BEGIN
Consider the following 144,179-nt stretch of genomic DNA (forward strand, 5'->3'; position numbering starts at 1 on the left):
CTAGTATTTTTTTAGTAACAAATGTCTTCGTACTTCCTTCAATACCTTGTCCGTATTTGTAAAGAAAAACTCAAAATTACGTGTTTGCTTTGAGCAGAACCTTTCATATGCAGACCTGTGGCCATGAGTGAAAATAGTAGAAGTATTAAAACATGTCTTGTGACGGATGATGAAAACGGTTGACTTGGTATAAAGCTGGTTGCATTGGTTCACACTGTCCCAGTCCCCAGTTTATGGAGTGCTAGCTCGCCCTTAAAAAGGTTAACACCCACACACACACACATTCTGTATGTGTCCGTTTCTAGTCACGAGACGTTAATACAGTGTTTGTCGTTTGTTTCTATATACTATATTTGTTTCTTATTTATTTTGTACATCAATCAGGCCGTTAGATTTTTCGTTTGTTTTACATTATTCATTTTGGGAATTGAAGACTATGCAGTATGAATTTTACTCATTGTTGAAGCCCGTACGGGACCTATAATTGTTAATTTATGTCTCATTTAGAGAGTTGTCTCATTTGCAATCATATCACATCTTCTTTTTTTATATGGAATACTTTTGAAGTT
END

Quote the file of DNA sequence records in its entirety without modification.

Consider the following 144,179-nt stretch of genomic DNA (forward strand, 5'->3'; position numbering starts at 1 on the left):
CTAGTATTTTTTTAGTAACAAATGTCTTCGTACTTCCTTCAATACCTTGTCCGTATTTGTAAAGAAAAACTCAAAATTACGTGTTTGCTTTGAGCAGAACCTTTCATATGCAGACCTGTGGCCATGAGTGAAAATAGTAGAAGTATTAAAACATGTCTTGTGACGGATGATGAAAACGGTTGACTTGGTATAAAGCTGGTTGCATTGGTTCACACTGTCCCAGTCCCCAGTTTATGGAGTGCTAGCTCGCCCTTAAAAAGGTTAACACCCACACACACACACATTCTGTATGTGTCCGTTTCTAGTCACGAGACGTTAATACAGTGTTTGTCGTTTGTTTCTATATACTATATTTGTTTCTTATTTATTTTGTACATCAATCAGGCCGTTAGATTTTTCGTTTGTTTTACATTATTCATTTTGGGAATTGAAGACTATGCAGTATGAATTTTACTCATTGTTGAAGCCCGTACGGGACCTATAATTGTTAATTTATGTCTCATTTAGAGAGTTGTCTCATTTGCAATCATATCACATCTTCTTTTTTTATATGGAATACTTTTGAAGTT